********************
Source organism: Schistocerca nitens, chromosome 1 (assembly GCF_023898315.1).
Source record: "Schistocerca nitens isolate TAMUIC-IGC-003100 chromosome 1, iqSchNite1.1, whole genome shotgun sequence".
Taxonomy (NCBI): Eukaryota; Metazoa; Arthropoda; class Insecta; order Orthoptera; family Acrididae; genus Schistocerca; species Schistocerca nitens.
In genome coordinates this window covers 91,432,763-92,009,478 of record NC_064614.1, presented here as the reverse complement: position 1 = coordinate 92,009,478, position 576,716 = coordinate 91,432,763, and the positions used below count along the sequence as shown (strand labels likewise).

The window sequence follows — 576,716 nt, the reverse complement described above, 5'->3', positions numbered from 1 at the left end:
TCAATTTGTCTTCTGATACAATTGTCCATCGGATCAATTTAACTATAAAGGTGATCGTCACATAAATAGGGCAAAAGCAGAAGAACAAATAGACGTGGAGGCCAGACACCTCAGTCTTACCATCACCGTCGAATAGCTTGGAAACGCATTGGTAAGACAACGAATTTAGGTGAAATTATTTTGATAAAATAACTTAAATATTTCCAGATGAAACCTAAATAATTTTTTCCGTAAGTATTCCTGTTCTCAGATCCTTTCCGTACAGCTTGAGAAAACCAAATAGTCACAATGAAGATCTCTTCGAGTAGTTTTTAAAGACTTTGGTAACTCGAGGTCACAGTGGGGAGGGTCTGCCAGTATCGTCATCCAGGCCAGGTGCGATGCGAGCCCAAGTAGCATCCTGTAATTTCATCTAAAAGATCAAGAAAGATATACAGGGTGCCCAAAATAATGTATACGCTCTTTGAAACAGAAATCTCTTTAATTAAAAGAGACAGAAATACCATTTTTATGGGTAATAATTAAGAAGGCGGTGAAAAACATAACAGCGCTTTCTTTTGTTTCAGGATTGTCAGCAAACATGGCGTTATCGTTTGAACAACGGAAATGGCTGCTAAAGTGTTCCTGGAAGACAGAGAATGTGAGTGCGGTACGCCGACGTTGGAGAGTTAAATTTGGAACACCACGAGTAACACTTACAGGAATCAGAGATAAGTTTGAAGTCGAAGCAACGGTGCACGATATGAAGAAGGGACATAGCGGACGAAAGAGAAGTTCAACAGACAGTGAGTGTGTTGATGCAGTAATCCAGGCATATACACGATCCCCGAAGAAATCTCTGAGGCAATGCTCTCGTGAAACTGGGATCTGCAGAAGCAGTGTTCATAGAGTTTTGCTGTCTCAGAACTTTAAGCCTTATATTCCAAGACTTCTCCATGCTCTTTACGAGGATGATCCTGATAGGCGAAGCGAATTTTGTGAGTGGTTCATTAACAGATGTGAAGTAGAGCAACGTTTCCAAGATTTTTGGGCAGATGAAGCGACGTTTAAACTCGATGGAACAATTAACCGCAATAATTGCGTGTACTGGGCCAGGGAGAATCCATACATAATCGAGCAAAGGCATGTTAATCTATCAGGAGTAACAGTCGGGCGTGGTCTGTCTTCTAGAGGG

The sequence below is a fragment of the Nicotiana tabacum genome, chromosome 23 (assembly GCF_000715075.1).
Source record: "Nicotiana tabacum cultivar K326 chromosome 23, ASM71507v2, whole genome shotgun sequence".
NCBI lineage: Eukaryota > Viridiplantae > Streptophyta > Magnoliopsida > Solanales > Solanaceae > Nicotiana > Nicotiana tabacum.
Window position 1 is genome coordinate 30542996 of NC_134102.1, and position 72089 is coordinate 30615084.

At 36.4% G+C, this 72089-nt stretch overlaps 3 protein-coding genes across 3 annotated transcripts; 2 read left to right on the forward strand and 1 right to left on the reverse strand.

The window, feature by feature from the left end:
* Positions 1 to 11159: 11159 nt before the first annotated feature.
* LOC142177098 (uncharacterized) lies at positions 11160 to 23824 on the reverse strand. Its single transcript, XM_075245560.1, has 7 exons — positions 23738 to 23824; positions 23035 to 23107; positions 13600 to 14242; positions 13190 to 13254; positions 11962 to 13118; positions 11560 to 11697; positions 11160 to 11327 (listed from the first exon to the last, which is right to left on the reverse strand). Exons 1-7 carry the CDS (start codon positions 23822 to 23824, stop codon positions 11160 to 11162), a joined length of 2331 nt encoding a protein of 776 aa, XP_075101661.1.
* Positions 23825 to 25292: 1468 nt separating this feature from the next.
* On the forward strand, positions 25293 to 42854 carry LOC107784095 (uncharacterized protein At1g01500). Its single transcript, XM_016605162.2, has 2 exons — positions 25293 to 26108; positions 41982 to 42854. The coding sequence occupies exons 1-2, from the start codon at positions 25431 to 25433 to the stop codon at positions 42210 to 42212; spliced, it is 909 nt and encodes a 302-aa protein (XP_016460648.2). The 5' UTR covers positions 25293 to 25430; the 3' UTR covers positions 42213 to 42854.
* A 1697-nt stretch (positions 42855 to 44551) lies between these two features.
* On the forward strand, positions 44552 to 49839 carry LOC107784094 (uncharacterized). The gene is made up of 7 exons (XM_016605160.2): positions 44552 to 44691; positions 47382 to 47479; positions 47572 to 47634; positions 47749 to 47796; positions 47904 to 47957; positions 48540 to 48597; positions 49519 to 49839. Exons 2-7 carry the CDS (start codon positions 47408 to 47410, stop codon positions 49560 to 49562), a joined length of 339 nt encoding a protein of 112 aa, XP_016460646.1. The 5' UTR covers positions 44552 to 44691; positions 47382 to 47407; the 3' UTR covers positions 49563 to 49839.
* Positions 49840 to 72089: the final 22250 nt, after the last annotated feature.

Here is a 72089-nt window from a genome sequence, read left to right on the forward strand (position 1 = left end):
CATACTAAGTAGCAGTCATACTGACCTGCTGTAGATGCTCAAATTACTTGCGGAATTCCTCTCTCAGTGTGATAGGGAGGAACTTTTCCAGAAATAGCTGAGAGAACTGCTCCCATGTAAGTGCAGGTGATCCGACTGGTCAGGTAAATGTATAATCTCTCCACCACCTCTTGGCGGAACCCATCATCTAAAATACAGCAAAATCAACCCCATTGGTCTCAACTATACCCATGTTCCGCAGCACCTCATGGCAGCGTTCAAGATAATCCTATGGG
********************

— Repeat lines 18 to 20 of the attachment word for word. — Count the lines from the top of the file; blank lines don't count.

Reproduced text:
* On the forward strand, positions 44552 to 49839 carry LOC107784094 (uncharacterized). The gene is made up of 7 exons (XM_016605160.2): positions 44552 to 44691; positions 47382 to 47479; positions 47572 to 47634; positions 47749 to 47796; positions 47904 to 47957; positions 48540 to 48597; positions 49519 to 49839. Exons 2-7 carry the CDS (start codon positions 47408 to 47410, stop codon positions 49560 to 49562), a joined length of 339 nt encoding a protein of 112 aa, XP_016460646.1. The 5' UTR covers positions 44552 to 44691; positions 47382 to 47407; the 3' UTR covers positions 49563 to 49839.
* Positions 49840 to 72089: the final 22250 nt, after the last annotated feature.

Here is a 72089-nt window from a genome sequence, read left to right on the forward strand (position 1 = left end):